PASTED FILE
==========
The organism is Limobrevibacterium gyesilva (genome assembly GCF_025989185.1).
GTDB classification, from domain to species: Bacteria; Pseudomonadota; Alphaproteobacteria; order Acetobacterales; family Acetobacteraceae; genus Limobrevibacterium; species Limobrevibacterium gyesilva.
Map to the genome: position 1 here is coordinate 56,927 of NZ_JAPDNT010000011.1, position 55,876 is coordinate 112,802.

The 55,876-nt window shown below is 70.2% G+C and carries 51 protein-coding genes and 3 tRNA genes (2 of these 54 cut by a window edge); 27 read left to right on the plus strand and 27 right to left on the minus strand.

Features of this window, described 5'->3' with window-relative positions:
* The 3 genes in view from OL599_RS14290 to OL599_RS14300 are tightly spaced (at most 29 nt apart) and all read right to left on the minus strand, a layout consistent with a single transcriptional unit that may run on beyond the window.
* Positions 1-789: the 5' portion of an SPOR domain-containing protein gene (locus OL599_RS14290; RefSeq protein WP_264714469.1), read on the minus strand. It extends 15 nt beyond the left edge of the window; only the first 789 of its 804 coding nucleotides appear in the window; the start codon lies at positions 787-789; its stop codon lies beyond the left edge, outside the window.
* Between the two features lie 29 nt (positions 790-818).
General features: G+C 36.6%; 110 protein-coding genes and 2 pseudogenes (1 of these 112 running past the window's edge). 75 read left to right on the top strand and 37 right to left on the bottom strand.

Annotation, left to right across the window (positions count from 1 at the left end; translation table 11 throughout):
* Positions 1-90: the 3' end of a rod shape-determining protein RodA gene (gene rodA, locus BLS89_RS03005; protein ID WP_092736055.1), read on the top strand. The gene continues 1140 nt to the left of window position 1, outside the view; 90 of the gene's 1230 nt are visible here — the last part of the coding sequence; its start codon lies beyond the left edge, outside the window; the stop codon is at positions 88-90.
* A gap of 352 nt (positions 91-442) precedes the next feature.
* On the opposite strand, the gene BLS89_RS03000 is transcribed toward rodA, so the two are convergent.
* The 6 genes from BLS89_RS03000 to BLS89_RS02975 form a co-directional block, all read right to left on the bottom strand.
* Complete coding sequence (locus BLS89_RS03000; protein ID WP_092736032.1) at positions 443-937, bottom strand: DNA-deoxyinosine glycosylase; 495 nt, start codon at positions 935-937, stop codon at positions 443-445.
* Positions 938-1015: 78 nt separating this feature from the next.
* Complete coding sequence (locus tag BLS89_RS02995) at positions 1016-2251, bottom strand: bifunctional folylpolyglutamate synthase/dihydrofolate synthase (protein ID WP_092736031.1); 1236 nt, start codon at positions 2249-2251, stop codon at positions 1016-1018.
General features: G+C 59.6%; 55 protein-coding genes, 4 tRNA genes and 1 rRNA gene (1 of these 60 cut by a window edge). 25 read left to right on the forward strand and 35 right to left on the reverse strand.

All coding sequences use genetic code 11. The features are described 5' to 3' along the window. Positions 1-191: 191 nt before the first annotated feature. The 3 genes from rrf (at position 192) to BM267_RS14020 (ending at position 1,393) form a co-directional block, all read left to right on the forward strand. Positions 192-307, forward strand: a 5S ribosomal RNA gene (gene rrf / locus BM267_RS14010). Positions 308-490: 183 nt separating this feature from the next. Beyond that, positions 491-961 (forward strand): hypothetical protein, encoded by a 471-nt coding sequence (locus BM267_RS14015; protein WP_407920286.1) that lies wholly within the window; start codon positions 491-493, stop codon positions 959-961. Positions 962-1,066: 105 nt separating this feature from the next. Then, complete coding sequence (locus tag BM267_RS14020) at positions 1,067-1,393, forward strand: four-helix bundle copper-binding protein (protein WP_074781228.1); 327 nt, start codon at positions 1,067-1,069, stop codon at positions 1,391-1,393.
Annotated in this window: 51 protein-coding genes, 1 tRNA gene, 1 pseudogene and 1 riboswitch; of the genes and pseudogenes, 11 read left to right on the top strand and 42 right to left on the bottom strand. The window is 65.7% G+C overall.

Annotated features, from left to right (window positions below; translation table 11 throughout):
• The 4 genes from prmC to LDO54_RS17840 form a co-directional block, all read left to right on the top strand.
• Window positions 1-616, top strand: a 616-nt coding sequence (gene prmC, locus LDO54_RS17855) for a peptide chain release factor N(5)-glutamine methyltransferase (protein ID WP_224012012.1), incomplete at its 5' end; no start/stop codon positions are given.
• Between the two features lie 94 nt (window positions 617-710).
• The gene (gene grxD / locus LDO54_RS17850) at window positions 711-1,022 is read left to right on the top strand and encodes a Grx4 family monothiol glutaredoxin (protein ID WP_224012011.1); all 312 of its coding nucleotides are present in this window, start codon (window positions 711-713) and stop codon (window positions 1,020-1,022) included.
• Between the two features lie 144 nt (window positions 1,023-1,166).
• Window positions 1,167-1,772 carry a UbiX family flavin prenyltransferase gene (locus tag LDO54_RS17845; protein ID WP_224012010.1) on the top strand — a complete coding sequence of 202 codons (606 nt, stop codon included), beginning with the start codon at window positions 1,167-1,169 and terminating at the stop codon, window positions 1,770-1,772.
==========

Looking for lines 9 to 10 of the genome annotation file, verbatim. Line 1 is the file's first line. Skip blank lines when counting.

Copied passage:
General features: G+C 36.6%; 110 protein-coding genes and 2 pseudogenes (1 of these 112 running past the window's edge). 75 read left to right on the top strand and 37 right to left on the bottom strand.

Annotation, left to right across the window (positions count from 1 at the left end; translation table 11 throughout):